Difference between revisions of "COSI Void Build"

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|contact_person = [[User:lannonbr|Benjamin Lannon]]
|last_update = ''Summer 2016''
|host_vm =
|vm_host =
|services = COSI Static Image
|category = Lab Build
|handoff = no
This is a page for the Void Linux lab build made in Summer 2016
This is a page for the Void Linux lab build made by Benjamin Lannon in Summer 2016
== Install ==
== Install ==
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* Note that Void uses the <code>wheel</code> group in <code>sudoers</code> (like BSD) instead of <code>sudo</code> (though the file references both).
* Note that Void uses the <code>wheel</code> group in <code>sudoers</code> (like BSD) instead of <code>sudo</code> (though the file references both).
* Configuration for the nsswitch LDAP is in <code>/etc/nslcd.conf</code>, not <code>/etc/libnss-ldap.conf</code>. The libraries are different, but their configuration files appear to be completely compatible
* Configuration for the nsswitch LDAP is in <code>/etc/nslcd.conf</code>, not <code>/etc/libnss-ldap.conf</code>. The libraries are different, but their configuration files appear to be completely compatible
[[Category:Lab Builds]]

Latest revision as of 09:49, 23 October 2016

This is a page for the Void Linux lab build made by Benjamin Lannon in Summer 2016


To install, burn any of the amd64 isos onto a flashdrive or cd. Next, boot it up and run sudo void-installer in a terminal. This will give you a ncurses installer to install Void.


Skip Keyboard, and go down to Network and set it up with the ethernet and dhcp.


Next, choose network in the source menu which will download a minimal install with almost no packages other than the neccesary ones needed to boot.


In Hostname, name the computer cosi-0# depending on what computer it is being installed on. (When cloned, update it to match the computer in /etc/hostname)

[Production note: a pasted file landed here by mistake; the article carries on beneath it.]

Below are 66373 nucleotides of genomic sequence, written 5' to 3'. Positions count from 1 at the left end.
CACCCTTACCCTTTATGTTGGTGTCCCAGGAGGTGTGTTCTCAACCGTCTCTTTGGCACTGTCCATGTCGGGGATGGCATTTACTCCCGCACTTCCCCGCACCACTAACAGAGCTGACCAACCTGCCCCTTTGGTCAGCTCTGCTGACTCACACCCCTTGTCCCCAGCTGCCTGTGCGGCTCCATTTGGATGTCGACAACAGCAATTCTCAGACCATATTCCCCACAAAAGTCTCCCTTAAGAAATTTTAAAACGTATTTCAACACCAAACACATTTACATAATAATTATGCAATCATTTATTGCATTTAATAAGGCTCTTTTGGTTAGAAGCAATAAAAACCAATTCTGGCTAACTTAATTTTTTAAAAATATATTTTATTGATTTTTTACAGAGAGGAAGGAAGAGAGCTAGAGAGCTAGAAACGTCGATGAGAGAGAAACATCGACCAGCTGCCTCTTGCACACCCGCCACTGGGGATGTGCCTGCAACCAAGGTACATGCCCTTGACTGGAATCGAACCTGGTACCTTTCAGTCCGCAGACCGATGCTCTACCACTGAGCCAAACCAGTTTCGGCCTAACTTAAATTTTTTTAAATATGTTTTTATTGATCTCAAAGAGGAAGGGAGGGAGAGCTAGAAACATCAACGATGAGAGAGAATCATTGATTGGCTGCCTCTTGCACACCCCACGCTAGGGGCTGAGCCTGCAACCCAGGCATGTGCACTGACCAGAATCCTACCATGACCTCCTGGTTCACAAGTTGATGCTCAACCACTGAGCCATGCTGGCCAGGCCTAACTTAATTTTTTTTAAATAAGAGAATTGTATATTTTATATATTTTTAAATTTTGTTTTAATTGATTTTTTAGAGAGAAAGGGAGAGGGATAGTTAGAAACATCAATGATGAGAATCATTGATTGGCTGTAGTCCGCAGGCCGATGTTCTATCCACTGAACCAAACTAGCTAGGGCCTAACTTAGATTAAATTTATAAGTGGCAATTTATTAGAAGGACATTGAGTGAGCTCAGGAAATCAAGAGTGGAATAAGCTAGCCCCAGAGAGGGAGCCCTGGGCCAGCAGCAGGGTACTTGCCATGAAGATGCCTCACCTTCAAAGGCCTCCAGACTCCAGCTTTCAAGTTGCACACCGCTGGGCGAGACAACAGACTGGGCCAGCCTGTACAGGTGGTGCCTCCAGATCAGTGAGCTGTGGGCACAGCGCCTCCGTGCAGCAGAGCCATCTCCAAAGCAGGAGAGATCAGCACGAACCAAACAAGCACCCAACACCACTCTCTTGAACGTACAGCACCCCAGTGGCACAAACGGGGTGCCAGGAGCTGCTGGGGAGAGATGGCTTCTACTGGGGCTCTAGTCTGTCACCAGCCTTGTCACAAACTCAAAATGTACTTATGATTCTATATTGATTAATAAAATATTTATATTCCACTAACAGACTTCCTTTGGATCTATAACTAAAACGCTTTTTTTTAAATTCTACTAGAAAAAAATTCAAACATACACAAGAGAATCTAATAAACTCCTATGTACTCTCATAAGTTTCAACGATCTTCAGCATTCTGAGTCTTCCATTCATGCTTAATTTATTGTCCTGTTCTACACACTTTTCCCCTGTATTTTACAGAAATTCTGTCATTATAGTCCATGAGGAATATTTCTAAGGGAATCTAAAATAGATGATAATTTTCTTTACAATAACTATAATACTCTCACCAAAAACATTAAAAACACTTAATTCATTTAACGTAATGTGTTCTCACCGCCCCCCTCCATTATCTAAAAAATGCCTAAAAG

Locale & Timezone

The locale is UTF-8 and the Timezone is America/New York

Root Password

Enter the default COSI root password for the password section


In bootloader, install grub onto sda (or whatever the hard disk's is mounted as)


Next is the partitioning of the hard drive. I would suggest a configuration of the following: sda1 (/boot 2G), sda2 (swap 4G), sda3 (/ the rest). Make sure sda1's boot option is on.


In filesystems, change the file systems for each partition to be ext2, swap, and ext4 respectively and mount them to the above mountpoints.

Then you should be able to install completely. Once it has installed, reboot and you should come up to a default linux TTY.

Post Install

Installing Extra packages

log in as csguest. A few packages need the non-free void repo, which can be installed with sudo xbps-install -S void-repo-nonfree. Next, install the default packages as seen below.

Runit Services

Void Linux uses the Runit init system instead of systemd.

Installing services

Runit's services are all contained in one directory--the one that runsvdir is running in. On Void, these directories are used like runlevels, and may be found in /etc/runit/runsvdir. A command runsvchdir is provided to change runlevels in a smooth way.

The current runlevel is linked to /etc/runit/runsvdir/current. That is also linked to /var/service, which you'll see more of in this document. Bear in mind, when installing services, that these other runlevels exist.

Making Services

The items in a runsvdir directory, like /var/service, have a well-defined layout; each entry should be a directory whose name is the service (hidden dot-directories are ignored), and this directory should contain: